The rest of the team were also fans of Tom and Jerry cartoons and the work of Chuck Jones and found the idea of cartoonish violence appealing.[5] Animator Flip Phillips and production coordinator Deirdre Warin simultaneously hit on the idea of the snow globe falling into a fishbowl. Craig Good came up with the idea of an "iris out," a shrinking circle at the close, as a reference to Looney Tunes.[5] A skeleton on the shelf in the short was a 3D model from an Ohio State University skeleton data set called George, though the Pixar team stretched George's arms for comic effect.[5] Also distorted were the two female characters—the bikini-attired woman and a mermaid—whose breasts were ultra-exaggerated thanks to a technical director who was a pinup enthusiast.[5]

The singer Bobby McFerrin created the musical soundtrack and a cappella vocal jazz track which he improvised while watching a rough cut of the film. As the rough cut ended, the placeholder credits read blah-blah-blah-blah, so he sang those words and it remained in the film's score.[5] McFerrin did the score for free out of a belief that the film was cool to be involved with. Gary Rydstrom of Lucasfilm created the sound effects for the short.[5]

Release and re-releases[edit]

Knick Knack debuted at the 1989 SIGGRAPH in Boston.[6] It was one of the last pieces of animation that Lasseter would animate personally during Pixar's years as an independent company.[5] In 1990, it won the Best Short Film award at the Seattle International Film Festival. When Lasseter presented it at the London Film Festival in 1991, The Independent of London called it "a four-minute masterpiece" and The Guardian hailed Lasseter as "probably the closest thing to God that has ever graced the electronic images community."[5] In 2001, Terry Gilliam selected it as one of the ten best animated films of all time.[7] After Knick Knack, Pixar took a break from animated shorts and re-focused on animating television commercials to build income and hire new animators.[8]

The film has been released in two versions, and each of these has been shown in both 3-D and 2-D. The original version was shown in 3-D in 1989 at the SIGGRAPH program,[6] and was released on the VHS and LaserDisc, Tiny Toy Stories, and also on the Toy Story Deluxe CAV LaserDisc edition. The short was later released on May 30, 2003, in theaters with Finding Nemo. For this release, the film was re-rendered with design adjustments for the woman on the "Miami" knick-knack and the mermaid in the fishbowl. Both characters now have much smaller breasts and the mermaid is now wearing a seashell bra rather than just starfish pasties. Lasseter defended the changes by saying, "It wasn’t big bad Disney coming in and insisting we do this … it was our own choice. It was just crossing the line for me personally as a father. So I decided to reduce [these characters’] breast size."[9]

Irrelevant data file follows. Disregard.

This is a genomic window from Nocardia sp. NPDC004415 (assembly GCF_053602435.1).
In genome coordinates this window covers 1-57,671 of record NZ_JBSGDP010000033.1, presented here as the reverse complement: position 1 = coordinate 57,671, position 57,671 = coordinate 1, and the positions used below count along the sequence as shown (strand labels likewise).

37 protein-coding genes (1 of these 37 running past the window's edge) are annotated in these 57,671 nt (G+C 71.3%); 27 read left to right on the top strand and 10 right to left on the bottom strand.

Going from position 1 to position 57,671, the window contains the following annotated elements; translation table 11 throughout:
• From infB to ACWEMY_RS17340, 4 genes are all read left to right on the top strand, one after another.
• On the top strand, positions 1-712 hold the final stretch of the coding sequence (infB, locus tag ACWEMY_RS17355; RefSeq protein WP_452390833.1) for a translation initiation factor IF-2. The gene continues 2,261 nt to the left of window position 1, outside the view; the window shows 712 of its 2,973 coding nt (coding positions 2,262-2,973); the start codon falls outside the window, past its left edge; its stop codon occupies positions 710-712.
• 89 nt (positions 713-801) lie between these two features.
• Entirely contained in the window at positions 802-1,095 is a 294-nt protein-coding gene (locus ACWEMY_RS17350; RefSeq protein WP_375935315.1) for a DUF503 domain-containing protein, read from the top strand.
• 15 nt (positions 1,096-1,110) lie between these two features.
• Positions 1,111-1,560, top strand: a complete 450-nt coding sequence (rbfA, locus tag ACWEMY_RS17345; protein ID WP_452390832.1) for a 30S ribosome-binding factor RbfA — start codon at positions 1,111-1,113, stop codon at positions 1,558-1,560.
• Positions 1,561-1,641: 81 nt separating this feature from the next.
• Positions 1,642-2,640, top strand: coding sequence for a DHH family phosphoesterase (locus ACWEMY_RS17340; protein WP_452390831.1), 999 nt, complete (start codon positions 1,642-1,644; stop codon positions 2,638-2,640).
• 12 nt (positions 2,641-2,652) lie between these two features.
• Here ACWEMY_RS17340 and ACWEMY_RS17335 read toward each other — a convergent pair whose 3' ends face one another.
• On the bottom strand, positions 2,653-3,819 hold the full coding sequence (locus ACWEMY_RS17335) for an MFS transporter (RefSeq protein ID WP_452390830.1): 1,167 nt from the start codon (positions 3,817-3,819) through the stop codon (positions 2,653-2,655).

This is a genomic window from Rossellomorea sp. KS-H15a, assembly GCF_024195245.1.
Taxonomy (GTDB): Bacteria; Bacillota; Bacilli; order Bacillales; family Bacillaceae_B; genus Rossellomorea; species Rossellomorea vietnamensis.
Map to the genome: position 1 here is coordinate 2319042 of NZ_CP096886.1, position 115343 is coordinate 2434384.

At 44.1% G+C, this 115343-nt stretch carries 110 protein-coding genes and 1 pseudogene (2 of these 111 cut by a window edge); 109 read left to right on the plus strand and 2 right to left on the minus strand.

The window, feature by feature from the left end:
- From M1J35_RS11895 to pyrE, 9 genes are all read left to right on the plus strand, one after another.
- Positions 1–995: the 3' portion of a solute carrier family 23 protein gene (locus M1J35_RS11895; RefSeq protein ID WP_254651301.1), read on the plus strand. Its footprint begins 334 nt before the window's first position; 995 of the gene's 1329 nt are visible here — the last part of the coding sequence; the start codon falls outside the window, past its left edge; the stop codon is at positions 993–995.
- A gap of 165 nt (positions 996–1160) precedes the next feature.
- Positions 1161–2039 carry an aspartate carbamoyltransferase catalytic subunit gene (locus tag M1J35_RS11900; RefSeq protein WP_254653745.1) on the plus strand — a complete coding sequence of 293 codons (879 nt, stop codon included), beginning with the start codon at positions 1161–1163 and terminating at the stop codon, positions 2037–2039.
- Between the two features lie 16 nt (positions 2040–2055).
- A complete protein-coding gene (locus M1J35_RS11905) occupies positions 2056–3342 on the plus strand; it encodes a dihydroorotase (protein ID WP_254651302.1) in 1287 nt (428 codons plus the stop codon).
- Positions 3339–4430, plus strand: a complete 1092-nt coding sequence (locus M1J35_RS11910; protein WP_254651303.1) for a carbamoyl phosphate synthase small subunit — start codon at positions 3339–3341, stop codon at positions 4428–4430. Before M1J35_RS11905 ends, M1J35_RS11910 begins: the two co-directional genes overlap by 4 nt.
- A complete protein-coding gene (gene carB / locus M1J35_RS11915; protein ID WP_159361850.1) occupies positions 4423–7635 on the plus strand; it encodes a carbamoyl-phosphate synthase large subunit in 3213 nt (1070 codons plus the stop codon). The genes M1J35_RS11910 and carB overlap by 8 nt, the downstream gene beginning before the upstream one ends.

This updated version is preceded with the message "In 1989, six years before Toy Story, Pixar Animation Studios made this short film." This version was first made available with the Finding Nemo DVD & VHS. This version is subsequently on Nemo's Blu-ray, the Pixar Short Films Collection – Volume 1 DVD and Blu-ray, and on digital services that feature Pixar's shorts including Disney+. A 3-D version of the new edition played to the public as a short attached to the 2006 Disney Digital 3-D release of The Nightmare Before Christmas.[10]

References to Knick Knack in other media[edit]

In the Toy Story franchise, a book titled Knick Knack is often seen on a bookshelf along with other books named after Pixar shorts. Knick and his snow globe appear in Toy Story That Time Forgot.

Clips from the short can be seen on the TV when Hamm is flickering through the channels in Toy Story 2.

Sunny Atlantis is seen on the shipwreck in the dentist's fish tank in Finding Nemo.

Sunny Miami appears on a passport in Up when Carl buys plane tickets.

Knick's snow globe appears in the antique store in Toy Story 4.

During 2007–2008, a series of commercials released in the United Kingdom for Bupa featured the Knick Knack theme tune as their soundtrack.

A store at Pixar Pier at Disney California Adventure references this short film. The name of the store is Knick's Knacks. The sign at the front of the store displays Knick the snowman in his snow globe.


  2. ^ Price, p. 106
  3. ^ a b c d e Price, p. 107
  4. ^ Knick Knack - Director's Commentary Review
  5. ^ a b c d e f g h Price, p. 108
  6. ^ a b "The SIGGRAPH Library: Issues 37 - 60". Siggraph. Retrieved December 28, 2011.
  7. ^ Gilliam, Terry (2001-08-27). "Terry Gilliam Picks the Ten Best Animated Films of All Time". The Guardian. Retrieved 2011-03-26.
  8. ^ Day, Aubrey (June 3, 2009). "Interview: John Lasseter". Total Film. Retrieved December 28, 2011.
  9. ^ "Knick Knack". Pixar Talk. Archived from the original on 2019-09-29. Retrieved December 28, 2011.
  10. ^ Sexton, Timothy (October 22, 2006). "The Nightmare Before Christmas Re-released in 3-D". Yahoo. Archived from the original on July 28, 2014. Retrieved December 28, 2011.


External links[edit]